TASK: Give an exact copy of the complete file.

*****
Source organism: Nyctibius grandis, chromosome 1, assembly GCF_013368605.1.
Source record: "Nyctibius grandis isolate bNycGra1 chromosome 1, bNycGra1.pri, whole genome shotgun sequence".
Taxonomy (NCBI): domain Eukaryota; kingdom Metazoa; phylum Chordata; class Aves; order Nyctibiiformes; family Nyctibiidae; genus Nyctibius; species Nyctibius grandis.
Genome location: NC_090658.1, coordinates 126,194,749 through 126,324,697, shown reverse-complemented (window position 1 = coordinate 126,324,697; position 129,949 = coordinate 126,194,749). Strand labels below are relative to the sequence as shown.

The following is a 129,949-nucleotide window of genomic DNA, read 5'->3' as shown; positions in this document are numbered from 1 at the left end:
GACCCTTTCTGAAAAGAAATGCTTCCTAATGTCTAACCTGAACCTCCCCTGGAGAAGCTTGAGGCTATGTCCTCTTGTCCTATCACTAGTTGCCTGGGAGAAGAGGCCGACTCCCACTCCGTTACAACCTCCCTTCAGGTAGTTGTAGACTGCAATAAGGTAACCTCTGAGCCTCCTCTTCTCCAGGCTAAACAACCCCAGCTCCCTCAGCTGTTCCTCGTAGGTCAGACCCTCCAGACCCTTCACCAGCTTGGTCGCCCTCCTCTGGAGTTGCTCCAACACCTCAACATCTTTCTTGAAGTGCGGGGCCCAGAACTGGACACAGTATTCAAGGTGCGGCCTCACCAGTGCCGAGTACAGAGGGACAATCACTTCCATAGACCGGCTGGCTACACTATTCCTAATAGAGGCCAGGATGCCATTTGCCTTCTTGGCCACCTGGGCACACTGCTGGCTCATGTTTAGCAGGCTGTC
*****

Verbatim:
Source organism: Nyctibius grandis, chromosome 1, assembly GCF_013368605.1.
Source record: "Nyctibius grandis isolate bNycGra1 chromosome 1, bNycGra1.pri, whole genome shotgun sequence".
Taxonomy (NCBI): domain Eukaryota; kingdom Metazoa; phylum Chordata; class Aves; order Nyctibiiformes; family Nyctibiidae; genus Nyctibius; species Nyctibius grandis.
Genome location: NC_090658.1, coordinates 126,194,749 through 126,324,697, shown reverse-complemented (window position 1 = coordinate 126,324,697; position 129,949 = coordinate 126,194,749). Strand labels below are relative to the sequence as shown.

The following is a 129,949-nucleotide window of genomic DNA, read 5'->3' as shown; positions in this document are numbered from 1 at the left end:
GACCCTTTCTGAAAAGAAATGCTTCCTAATGTCTAACCTGAACCTCCCCTGGAGAAGCTTGAGGCTATGTCCTCTTGTCCTATCACTAGTTGCCTGGGAGAAGAGGCCGACTCCCACTCCGTTACAACCTCCCTTCAGGTAGTTGTAGACTGCAATAAGGTAACCTCTGAGCCTCCTCTTCTCCAGGCTAAACAACCCCAGCTCCCTCAGCTGTTCCTCGTAGGTCAGACCCTCCAGACCCTTCACCAGCTTGGTCGCCCTCCTCTGGAGTTGCTCCAACACCTCAACATCTTTCTTGAAGTGCGGGGCCCAGAACTGGACACAGTATTCAAGGTGCGGCCTCACCAGTGCCGAGTACAGAGGGACAATCACTTCCATAGACCGGCTGGCTACACTATTCCTAATAGAGGCCAGGATGCCATTTGCCTTCTTGGCCACCTGGGCACACTGCTGGCTCATGTTTAGCAGGCTGTC